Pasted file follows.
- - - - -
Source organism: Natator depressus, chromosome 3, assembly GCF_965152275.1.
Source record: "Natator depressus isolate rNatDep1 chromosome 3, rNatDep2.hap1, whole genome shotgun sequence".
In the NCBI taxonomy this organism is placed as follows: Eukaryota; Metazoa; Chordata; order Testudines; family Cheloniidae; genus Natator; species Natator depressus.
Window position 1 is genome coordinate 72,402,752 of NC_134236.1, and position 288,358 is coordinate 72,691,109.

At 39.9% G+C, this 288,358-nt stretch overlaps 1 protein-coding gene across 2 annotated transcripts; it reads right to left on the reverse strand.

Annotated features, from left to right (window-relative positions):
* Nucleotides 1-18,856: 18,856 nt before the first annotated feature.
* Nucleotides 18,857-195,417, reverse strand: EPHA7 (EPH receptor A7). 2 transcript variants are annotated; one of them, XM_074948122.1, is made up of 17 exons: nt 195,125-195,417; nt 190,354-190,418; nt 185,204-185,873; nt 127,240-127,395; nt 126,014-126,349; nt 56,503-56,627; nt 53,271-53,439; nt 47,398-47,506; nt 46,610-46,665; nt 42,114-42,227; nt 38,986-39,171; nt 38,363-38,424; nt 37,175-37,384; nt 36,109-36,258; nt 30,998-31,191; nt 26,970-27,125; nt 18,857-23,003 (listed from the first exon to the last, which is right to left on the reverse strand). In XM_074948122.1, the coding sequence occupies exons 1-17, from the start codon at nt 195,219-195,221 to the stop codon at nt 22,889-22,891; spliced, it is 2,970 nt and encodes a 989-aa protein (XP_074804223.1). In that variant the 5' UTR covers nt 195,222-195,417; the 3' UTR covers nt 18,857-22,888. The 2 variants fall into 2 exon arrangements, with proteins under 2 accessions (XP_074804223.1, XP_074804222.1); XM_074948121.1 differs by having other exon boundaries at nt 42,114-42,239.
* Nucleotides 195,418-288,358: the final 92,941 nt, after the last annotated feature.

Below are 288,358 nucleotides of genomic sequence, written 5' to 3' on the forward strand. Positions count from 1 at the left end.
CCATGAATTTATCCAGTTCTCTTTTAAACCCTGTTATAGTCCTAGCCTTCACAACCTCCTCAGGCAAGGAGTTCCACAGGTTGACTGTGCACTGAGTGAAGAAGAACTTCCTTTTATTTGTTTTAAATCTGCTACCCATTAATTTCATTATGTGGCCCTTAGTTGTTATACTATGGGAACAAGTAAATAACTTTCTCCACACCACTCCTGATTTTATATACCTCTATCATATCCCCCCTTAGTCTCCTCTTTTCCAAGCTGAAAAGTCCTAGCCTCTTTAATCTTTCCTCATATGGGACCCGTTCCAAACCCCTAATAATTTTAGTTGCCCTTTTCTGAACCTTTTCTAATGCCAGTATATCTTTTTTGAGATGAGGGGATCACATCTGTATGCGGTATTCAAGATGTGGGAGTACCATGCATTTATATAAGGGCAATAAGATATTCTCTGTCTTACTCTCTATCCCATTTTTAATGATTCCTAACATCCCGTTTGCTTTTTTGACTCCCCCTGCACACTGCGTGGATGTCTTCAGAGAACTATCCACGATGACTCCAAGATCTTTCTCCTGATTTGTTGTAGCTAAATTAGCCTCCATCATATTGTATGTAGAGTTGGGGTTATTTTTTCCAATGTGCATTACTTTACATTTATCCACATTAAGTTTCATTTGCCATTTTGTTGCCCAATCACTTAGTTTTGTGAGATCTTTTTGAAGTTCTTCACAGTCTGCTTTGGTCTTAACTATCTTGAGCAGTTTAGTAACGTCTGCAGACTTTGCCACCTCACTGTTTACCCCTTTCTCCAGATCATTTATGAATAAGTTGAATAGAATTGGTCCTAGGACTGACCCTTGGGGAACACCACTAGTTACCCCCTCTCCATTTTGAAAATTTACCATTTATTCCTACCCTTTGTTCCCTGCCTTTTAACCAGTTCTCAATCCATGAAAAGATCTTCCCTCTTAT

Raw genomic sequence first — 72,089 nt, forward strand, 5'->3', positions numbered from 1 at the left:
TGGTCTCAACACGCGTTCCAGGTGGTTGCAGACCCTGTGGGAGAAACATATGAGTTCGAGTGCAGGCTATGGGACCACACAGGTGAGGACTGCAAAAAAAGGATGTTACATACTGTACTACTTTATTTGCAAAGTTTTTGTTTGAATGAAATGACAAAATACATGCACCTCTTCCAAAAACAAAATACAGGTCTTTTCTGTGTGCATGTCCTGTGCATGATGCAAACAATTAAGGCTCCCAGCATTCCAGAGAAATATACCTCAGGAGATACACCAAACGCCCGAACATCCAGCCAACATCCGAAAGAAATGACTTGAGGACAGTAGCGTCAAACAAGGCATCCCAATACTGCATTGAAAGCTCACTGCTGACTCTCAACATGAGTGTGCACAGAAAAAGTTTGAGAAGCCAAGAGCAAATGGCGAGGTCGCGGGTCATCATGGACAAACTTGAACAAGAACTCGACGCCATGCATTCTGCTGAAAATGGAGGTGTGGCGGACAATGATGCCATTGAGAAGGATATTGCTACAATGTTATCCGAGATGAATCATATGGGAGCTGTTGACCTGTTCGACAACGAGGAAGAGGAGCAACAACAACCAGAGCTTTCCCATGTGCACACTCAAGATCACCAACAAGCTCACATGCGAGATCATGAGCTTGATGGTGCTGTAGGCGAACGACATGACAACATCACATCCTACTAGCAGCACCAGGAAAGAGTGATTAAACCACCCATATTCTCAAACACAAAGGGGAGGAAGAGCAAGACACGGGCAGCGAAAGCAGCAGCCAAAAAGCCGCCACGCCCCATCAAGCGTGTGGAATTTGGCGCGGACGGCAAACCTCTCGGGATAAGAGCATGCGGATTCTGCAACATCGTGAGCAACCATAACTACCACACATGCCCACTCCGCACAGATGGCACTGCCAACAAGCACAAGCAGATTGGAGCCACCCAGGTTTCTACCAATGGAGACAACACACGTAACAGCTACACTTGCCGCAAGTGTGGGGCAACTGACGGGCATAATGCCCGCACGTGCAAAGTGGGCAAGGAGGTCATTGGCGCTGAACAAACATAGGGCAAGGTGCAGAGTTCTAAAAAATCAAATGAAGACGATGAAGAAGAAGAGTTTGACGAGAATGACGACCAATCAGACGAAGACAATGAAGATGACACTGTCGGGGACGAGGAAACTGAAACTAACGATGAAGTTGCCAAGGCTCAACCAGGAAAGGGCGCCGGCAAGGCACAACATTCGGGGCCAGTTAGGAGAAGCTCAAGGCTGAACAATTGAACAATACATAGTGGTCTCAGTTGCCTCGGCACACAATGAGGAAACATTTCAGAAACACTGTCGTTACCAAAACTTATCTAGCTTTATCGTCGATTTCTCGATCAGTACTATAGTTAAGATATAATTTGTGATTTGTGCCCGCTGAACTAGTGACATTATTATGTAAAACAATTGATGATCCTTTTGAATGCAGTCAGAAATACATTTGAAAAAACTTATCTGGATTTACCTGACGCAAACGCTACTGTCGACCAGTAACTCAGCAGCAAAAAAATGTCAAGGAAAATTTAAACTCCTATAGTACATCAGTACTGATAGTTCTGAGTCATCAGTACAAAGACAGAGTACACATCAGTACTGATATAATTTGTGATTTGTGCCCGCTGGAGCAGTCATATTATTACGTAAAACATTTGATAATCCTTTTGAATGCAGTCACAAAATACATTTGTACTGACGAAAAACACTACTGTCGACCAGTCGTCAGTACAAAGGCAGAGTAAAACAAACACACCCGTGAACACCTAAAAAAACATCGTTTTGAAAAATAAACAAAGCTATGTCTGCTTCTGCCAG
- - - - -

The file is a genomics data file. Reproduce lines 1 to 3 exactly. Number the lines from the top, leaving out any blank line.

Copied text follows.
Source organism: Natator depressus, chromosome 3, assembly GCF_965152275.1.
Source record: "Natator depressus isolate rNatDep1 chromosome 3, rNatDep2.hap1, whole genome shotgun sequence".
In the NCBI taxonomy this organism is placed as follows: Eukaryota; Metazoa; Chordata; order Testudines; family Cheloniidae; genus Natator; species Natator depressus.